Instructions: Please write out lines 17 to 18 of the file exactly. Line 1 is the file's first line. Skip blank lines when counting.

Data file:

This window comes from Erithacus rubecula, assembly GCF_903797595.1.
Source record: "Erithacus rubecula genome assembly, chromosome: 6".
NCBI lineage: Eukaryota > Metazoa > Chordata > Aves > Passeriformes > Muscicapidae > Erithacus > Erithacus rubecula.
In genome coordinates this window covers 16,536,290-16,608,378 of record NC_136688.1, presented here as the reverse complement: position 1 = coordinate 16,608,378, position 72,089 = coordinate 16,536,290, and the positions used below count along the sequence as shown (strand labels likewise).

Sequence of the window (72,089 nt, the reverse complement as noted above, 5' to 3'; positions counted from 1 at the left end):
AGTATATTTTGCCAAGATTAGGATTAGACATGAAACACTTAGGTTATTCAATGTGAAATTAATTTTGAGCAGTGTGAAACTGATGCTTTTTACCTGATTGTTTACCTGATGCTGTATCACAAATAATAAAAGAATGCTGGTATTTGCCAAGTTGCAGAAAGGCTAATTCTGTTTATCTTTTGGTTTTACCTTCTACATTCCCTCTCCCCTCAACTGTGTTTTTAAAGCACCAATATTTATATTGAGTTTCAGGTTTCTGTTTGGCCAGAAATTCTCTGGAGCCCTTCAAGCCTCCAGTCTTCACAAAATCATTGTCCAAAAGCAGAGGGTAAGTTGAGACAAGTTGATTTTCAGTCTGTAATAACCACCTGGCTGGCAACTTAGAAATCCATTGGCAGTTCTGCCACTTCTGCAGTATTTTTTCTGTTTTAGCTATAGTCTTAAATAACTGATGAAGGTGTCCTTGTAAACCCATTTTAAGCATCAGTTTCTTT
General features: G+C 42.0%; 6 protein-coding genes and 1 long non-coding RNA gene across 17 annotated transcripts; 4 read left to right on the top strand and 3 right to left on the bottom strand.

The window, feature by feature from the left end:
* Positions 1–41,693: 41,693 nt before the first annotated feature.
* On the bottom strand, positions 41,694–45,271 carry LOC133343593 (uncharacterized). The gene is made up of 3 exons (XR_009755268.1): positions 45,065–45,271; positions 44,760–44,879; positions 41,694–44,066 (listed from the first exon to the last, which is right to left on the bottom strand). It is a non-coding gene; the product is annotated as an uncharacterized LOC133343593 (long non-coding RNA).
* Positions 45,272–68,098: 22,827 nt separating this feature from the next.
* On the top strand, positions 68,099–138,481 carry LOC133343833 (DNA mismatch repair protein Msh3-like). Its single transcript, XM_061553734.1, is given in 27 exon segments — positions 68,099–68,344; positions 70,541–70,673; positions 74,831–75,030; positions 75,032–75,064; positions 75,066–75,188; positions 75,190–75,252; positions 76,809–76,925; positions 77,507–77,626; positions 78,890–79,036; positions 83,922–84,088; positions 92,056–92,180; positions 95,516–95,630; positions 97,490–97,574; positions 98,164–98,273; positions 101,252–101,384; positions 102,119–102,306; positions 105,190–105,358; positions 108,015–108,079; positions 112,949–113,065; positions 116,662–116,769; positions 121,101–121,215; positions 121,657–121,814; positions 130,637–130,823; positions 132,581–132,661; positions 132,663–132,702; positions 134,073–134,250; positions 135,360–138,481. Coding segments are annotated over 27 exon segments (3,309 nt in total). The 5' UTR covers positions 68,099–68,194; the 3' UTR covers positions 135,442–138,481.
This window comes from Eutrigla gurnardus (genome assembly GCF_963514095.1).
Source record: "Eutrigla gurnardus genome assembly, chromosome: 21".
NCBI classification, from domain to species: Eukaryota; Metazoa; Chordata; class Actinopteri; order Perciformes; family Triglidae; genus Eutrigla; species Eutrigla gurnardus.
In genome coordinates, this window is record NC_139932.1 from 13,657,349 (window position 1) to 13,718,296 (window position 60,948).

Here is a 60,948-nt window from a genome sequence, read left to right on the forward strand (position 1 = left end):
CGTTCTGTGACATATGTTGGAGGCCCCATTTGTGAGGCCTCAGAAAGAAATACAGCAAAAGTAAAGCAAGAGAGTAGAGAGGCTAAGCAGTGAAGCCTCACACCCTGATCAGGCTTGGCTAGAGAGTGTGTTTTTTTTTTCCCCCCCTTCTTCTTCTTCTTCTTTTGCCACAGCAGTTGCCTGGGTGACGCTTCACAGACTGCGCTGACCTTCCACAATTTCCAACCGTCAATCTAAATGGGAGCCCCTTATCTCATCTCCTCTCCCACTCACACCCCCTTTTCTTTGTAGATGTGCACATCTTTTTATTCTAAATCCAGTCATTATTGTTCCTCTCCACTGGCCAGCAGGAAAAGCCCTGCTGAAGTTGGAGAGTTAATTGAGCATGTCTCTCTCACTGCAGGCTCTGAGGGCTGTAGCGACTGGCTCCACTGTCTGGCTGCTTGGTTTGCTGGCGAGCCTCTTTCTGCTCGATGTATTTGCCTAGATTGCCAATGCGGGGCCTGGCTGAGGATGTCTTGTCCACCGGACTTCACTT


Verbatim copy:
Here is a 60,948-nt window from a genome sequence, read left to right on the forward strand (position 1 = left end):
CGTTCTGTGACATATGTTGGAGGCCCCATTTGTGAGGCCTCAGAAAGAAATACAGCAAAAGTAAAGCAAGAGAGTAGAGAGGCTAAGCAGTGAAGCCTCACACCCTGATCAGGCTTGGCTAGAGAGTGTGTTTTTTTTTTCCCCCCCTTCTTCTTCTTCTTCTTTTGCCACAGCAGTTGCCTGGGTGACGCTTCACAGACTGCGCTGACCTTCCACAATTTCCAACCGTCAATCTAAATGGGAGCCCCTTATCTCATCTCCTCTCCCACTCACACCCCCTTTTCTTTGTAGATGTGCACATCTTTTTATTCTAAATCCAGTCATTATTGTTCCTCTCCACTGGCCAGCAGGAAAAGCCCTGCTGAAGTTGGAGAGTTAATTGAGCATGTCTCTCTCACTGCAGGCTCTGAGGGCTGTAGCGACTGGCTCCACTGTCTGGCTGCTTGGTTTGCTGGCGAGCCTCTTTCTGCTCGATGTATTTGCCTAGATTGCCAATGCGGGGCCTGGCTGAGGATGTCTTGTCCACCGGACTTCACTT